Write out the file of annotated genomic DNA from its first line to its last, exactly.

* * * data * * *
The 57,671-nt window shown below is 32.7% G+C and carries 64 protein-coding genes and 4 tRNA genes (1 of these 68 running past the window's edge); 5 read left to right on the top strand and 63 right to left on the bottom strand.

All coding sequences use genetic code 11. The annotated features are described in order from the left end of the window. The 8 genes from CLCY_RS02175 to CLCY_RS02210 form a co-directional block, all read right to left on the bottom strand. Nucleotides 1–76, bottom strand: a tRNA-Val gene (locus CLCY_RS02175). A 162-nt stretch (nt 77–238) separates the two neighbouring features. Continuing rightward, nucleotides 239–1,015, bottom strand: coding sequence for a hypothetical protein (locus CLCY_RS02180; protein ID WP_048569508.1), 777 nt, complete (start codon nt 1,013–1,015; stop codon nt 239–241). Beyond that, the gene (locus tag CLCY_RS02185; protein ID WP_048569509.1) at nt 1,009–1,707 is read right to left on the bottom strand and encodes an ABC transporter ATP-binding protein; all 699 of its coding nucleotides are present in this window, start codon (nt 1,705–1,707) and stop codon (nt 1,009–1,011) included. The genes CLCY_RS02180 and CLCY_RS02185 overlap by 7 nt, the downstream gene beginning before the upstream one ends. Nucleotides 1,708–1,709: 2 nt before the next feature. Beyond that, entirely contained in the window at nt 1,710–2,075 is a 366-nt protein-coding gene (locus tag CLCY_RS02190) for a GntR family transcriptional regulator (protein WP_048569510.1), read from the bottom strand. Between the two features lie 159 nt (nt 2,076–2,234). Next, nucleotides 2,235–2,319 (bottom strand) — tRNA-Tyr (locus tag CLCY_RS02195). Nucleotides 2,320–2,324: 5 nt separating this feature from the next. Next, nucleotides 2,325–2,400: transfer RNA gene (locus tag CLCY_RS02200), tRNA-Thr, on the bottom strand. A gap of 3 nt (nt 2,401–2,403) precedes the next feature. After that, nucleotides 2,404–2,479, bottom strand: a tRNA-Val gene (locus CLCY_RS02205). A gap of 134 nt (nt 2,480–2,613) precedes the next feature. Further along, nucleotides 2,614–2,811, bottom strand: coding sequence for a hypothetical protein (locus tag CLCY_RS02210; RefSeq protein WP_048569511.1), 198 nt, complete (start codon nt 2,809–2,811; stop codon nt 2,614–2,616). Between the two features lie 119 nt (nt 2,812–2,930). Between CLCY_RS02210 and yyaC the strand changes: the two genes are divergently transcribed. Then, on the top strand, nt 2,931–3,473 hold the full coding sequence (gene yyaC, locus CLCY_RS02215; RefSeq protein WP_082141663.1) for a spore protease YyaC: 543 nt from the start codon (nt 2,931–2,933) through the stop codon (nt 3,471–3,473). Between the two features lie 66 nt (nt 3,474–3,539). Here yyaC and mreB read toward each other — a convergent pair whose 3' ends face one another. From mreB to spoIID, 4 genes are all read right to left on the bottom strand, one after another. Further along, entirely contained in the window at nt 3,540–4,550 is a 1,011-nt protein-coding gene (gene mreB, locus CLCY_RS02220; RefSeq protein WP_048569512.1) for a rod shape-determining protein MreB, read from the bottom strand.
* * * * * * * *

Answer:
The 57,671-nt window shown below is 32.7% G+C and carries 64 protein-coding genes and 4 tRNA genes (1 of these 68 running past the window's edge); 5 read left to right on the top strand and 63 right to left on the bottom strand.

All coding sequences use genetic code 11. The annotated features are described in order from the left end of the window. The 8 genes from CLCY_RS02175 to CLCY_RS02210 form a co-directional block, all read right to left on the bottom strand. Nucleotides 1–76, bottom strand: a tRNA-Val gene (locus CLCY_RS02175). A 162-nt stretch (nt 77–238) separates the two neighbouring features. Continuing rightward, nucleotides 239–1,015, bottom strand: coding sequence for a hypothetical protein (locus CLCY_RS02180; protein ID WP_048569508.1), 777 nt, complete (start codon nt 1,013–1,015; stop codon nt 239–241). Beyond that, the gene (locus tag CLCY_RS02185; protein ID WP_048569509.1) at nt 1,009–1,707 is read right to left on the bottom strand and encodes an ABC transporter ATP-binding protein; all 699 of its coding nucleotides are present in this window, start codon (nt 1,705–1,707) and stop codon (nt 1,009–1,011) included. The genes CLCY_RS02180 and CLCY_RS02185 overlap by 7 nt, the downstream gene beginning before the upstream one ends. Nucleotides 1,708–1,709: 2 nt before the next feature. Beyond that, entirely contained in the window at nt 1,710–2,075 is a 366-nt protein-coding gene (locus tag CLCY_RS02190) for a GntR family transcriptional regulator (protein WP_048569510.1), read from the bottom strand. Between the two features lie 159 nt (nt 2,076–2,234). Next, nucleotides 2,235–2,319 (bottom strand) — tRNA-Tyr (locus tag CLCY_RS02195). Nucleotides 2,320–2,324: 5 nt separating this feature from the next. Next, nucleotides 2,325–2,400: transfer RNA gene (locus tag CLCY_RS02200), tRNA-Thr, on the bottom strand. A gap of 3 nt (nt 2,401–2,403) precedes the next feature. After that, nucleotides 2,404–2,479, bottom strand: a tRNA-Val gene (locus CLCY_RS02205). A gap of 134 nt (nt 2,480–2,613) precedes the next feature. Further along, nucleotides 2,614–2,811, bottom strand: coding sequence for a hypothetical protein (locus tag CLCY_RS02210; RefSeq protein WP_048569511.1), 198 nt, complete (start codon nt 2,809–2,811; stop codon nt 2,614–2,616). Between the two features lie 119 nt (nt 2,812–2,930). Between CLCY_RS02210 and yyaC the strand changes: the two genes are divergently transcribed. Then, on the top strand, nt 2,931–3,473 hold the full coding sequence (gene yyaC, locus CLCY_RS02215; RefSeq protein WP_082141663.1) for a spore protease YyaC: 543 nt from the start codon (nt 2,931–2,933) through the stop codon (nt 3,471–3,473). Between the two features lie 66 nt (nt 3,474–3,539). Here yyaC and mreB read toward each other — a convergent pair whose 3' ends face one another. From mreB to spoIID, 4 genes are all read right to left on the bottom strand, one after another. Further along, entirely contained in the window at nt 3,540–4,550 is a 1,011-nt protein-coding gene (gene mreB, locus CLCY_RS02220; RefSeq protein WP_048569512.1) for a rod shape-determining protein MreB, read from the bottom strand.